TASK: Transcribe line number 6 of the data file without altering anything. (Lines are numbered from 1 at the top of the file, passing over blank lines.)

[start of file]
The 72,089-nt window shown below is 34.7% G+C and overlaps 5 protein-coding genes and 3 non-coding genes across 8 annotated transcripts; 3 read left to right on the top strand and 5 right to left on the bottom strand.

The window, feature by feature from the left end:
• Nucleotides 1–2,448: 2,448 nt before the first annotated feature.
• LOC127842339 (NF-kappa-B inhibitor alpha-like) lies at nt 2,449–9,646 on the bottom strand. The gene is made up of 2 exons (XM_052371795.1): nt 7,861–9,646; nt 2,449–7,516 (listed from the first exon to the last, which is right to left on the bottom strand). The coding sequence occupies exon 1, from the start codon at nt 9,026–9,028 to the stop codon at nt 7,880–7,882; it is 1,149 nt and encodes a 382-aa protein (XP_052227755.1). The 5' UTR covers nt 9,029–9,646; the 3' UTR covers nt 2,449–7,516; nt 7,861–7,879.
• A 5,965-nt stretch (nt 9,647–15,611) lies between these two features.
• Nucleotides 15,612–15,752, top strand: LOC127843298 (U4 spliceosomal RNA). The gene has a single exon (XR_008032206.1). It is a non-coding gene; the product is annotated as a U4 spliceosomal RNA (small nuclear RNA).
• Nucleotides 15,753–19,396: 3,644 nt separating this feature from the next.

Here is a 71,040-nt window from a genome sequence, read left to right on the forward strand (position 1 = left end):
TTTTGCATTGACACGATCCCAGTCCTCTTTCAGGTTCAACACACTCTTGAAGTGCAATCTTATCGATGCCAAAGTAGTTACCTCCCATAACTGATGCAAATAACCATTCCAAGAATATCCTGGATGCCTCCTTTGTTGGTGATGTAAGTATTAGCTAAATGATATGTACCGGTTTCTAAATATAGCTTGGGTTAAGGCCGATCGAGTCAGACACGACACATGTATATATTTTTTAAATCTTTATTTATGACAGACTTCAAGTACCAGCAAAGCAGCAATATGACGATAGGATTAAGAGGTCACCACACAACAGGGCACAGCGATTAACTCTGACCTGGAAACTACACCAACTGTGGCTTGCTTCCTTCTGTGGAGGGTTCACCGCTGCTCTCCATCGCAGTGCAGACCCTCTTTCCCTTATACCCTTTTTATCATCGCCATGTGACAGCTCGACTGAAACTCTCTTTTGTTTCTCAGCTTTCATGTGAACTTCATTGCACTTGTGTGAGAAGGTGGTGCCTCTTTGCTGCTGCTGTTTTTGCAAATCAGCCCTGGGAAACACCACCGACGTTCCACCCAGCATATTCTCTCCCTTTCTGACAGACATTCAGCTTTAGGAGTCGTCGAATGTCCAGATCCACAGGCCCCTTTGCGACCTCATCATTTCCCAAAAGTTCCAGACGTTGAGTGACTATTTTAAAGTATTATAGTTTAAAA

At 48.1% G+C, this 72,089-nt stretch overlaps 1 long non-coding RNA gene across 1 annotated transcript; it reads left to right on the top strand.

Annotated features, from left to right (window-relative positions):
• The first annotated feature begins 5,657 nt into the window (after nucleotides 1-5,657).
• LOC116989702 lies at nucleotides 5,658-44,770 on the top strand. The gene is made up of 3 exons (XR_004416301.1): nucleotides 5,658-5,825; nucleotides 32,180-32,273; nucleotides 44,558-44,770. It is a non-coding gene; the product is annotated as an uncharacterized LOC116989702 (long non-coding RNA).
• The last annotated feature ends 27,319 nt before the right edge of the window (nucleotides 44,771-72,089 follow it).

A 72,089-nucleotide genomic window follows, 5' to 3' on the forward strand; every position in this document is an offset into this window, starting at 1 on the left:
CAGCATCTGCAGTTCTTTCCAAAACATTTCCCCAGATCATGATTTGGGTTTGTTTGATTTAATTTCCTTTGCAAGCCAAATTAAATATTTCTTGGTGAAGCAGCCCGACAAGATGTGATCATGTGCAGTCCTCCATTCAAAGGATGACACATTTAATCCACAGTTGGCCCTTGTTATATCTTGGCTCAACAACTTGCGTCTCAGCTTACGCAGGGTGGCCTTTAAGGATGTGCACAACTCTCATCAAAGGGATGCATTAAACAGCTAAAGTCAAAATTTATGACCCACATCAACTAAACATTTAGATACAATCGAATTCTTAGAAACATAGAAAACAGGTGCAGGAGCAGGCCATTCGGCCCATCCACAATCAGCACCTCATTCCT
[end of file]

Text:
• Nucleotides 15,612–15,752, top strand: LOC127843298 (U4 spliceosomal RNA). The gene has a single exon (XR_008032206.1). It is a non-coding gene; the product is annotated as a U4 spliceosomal RNA (small nuclear RNA).